To avoid having unrealistic expectations about the price of a timber door, you should know the factors that affect its price:
- The style influences the base price first and foremost because it determines how much timber is needed to create the door or how much time it takes to make it.
- Timber type – The cost of timber is different depending on what type of timber it is. It should come as no surprise that paint quality pine is the cheapest option and stain quality cedar is the most expensive, with other options falling somewhere in between.
- Glass – The base price for timber doors does not include glass, therefore, what glass you choose will affect how much the door will cost, with clear single-glazed glass being the most affordable option. Although you have the option of choosing the door without glass, most people choose to get it pre-installed, so they have less to arrange after receiving the door.
- Size – the larger a door is, the more expensive it will be. The base price of a timber door is set at door size 2000×860, meaning that any size at or under the base price remains the same price, but then as you get larger sizes additional costs are added to the door.
Some other factors to consider when buying a door that will increase the cost are:
- You’ll need a lock to secure your door. A variety of options are available, including grip-sets, lever handles, pull handles, and digital locks. Many of these options can also be combined into one set.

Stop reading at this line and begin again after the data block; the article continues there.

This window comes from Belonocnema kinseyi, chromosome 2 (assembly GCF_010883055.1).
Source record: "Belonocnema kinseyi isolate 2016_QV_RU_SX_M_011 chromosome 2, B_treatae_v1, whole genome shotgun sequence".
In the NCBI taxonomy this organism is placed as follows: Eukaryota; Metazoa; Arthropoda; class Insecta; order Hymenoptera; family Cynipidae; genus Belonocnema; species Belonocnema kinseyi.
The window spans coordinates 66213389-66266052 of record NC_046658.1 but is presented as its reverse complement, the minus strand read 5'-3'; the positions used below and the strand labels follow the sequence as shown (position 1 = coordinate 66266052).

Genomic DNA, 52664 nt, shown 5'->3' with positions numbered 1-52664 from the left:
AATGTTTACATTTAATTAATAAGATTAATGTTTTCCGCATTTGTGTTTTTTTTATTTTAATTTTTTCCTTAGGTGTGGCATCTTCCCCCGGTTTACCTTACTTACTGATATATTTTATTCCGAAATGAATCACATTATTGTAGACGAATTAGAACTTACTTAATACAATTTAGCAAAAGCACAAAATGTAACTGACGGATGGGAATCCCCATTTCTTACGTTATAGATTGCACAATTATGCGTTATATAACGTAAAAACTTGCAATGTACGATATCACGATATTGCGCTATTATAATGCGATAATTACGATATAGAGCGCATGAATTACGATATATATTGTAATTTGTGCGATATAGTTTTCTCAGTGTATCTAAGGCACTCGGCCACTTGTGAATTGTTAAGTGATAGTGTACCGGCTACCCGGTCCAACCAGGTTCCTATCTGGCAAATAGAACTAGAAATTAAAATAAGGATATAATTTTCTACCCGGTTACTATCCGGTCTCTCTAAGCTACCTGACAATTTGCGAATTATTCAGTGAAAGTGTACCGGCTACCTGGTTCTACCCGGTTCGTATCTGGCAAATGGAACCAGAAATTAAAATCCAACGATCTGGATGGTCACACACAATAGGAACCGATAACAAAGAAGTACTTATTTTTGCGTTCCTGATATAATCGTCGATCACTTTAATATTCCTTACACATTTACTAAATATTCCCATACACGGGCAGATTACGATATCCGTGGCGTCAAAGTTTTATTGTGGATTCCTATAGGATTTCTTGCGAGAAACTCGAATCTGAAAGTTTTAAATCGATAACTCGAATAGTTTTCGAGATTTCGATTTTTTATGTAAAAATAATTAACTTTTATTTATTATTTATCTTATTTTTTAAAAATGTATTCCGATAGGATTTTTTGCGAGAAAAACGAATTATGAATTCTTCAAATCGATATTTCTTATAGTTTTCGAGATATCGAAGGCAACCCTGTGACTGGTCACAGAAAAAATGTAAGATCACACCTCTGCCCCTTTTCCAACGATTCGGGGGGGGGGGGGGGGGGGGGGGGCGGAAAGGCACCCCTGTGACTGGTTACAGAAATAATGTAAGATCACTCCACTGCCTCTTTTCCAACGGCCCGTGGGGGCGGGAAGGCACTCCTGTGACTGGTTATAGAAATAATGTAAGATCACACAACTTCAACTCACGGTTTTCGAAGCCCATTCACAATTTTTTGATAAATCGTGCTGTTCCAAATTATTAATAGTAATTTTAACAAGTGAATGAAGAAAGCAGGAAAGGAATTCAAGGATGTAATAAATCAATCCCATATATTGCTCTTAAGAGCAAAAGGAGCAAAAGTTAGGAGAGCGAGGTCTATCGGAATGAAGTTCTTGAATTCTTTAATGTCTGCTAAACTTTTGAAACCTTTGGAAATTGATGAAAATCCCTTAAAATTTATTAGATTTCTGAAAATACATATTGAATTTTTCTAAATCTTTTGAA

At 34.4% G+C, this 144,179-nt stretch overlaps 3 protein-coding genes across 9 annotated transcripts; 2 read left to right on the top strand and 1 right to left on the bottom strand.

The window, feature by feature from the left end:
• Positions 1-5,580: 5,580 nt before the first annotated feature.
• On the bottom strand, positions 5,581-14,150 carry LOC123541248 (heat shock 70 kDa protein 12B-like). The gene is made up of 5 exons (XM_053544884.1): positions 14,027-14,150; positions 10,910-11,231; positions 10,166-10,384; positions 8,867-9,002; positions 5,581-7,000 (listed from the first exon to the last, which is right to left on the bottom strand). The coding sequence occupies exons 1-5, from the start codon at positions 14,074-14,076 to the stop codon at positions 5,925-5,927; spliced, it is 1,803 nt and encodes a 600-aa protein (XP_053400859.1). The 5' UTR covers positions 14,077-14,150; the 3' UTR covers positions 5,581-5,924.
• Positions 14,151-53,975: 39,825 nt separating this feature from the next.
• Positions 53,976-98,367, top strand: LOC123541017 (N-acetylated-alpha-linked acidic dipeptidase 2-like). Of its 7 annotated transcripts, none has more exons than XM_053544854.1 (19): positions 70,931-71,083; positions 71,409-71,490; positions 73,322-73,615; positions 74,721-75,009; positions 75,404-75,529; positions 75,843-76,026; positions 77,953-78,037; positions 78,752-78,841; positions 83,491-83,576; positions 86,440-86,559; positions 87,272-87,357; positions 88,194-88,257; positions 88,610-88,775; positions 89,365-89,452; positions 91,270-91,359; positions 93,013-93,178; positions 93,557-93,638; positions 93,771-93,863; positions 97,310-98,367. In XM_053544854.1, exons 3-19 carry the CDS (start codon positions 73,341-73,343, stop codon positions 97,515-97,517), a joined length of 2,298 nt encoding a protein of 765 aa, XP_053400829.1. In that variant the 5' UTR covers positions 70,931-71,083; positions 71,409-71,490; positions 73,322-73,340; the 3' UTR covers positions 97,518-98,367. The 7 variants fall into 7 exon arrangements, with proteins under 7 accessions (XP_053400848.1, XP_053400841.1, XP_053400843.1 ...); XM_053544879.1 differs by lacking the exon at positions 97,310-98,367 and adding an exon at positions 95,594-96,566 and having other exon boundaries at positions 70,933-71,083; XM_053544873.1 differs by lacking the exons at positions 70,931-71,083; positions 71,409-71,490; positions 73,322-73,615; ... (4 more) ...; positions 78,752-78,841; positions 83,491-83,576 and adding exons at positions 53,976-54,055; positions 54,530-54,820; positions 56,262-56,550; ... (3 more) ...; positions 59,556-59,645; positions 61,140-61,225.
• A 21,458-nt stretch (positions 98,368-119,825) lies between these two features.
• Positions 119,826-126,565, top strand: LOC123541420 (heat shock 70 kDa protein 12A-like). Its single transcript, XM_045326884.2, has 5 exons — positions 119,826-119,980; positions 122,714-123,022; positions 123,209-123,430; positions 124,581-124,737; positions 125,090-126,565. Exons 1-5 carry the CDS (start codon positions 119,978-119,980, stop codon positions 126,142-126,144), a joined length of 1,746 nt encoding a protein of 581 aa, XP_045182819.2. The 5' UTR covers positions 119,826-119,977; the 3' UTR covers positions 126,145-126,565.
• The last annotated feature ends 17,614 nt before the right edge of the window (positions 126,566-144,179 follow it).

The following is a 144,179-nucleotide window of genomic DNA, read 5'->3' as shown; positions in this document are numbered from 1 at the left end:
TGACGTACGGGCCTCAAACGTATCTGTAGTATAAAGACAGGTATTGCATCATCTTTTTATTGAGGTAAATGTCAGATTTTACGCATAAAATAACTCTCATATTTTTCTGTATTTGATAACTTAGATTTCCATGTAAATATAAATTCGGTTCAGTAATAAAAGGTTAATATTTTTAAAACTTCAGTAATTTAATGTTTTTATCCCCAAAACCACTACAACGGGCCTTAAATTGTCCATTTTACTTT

- Machining for the lock can either be done while the door is being made or on site.
- Depending on your needs, you may decide you want other hardware on your door. For instance, an eye viewer, false hinges or possibly a cat flap. Some of these options may require further machining.
- Finishing your door – whether you decide to paint or stain your timber door, this will be an additional cost. Parkwood offers the primer/sealer coat for timber doors; all other coats must be applied after the door has been received. Keep in mind that a timber door must be painted or stained on all six sides.
- Installation – unless you are confident that you can install the door on your own, you need to be aware that installation is an additional expense you should budget for.
- Additional warranty – The basic warranty on a door only covers the replacement of the door as it was originally ordered (for instance, if you had your door machined for hardware this is covered in the basic warranty). Whereas through Parkwood you can choose to upgrade your warranty to ‘Warranty Plus’ which additionally includes finishing and fitting of the door up to $500 but this does come at a small cost.